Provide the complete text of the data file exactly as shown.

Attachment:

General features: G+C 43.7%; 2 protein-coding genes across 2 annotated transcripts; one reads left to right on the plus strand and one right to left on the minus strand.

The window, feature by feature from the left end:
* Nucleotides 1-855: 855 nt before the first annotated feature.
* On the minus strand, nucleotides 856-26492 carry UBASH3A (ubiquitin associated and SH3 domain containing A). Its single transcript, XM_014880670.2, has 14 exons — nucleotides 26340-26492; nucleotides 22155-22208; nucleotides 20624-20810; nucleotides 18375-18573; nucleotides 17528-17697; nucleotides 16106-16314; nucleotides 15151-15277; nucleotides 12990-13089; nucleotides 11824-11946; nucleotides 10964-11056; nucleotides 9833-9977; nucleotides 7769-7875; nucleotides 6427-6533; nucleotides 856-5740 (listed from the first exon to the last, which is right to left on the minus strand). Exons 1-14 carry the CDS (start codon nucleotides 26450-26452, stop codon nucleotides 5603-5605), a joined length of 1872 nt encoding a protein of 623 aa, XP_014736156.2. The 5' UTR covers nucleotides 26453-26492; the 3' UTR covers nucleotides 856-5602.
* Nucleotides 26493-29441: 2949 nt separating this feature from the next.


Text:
General features: G+C 43.7%; 2 protein-coding genes across 2 annotated transcripts; one reads left to right on the plus strand and one right to left on the minus strand.

The window, feature by feature from the left end:
* Nucleotides 1-855: 855 nt before the first annotated feature.
* On the minus strand, nucleotides 856-26492 carry UBASH3A (ubiquitin associated and SH3 domain containing A). Its single transcript, XM_014880670.2, has 14 exons — nucleotides 26340-26492; nucleotides 22155-22208; nucleotides 20624-20810; nucleotides 18375-18573; nucleotides 17528-17697; nucleotides 16106-16314; nucleotides 15151-15277; nucleotides 12990-13089; nucleotides 11824-11946; nucleotides 10964-11056; nucleotides 9833-9977; nucleotides 7769-7875; nucleotides 6427-6533; nucleotides 856-5740 (listed from the first exon to the last, which is right to left on the minus strand). Exons 1-14 carry the CDS (start codon nucleotides 26450-26452, stop codon nucleotides 5603-5605), a joined length of 1872 nt encoding a protein of 623 aa, XP_014736156.2. The 5' UTR covers nucleotides 26453-26492; the 3' UTR covers nucleotides 856-5602.
* Nucleotides 26493-29441: 2949 nt separating this feature from the next.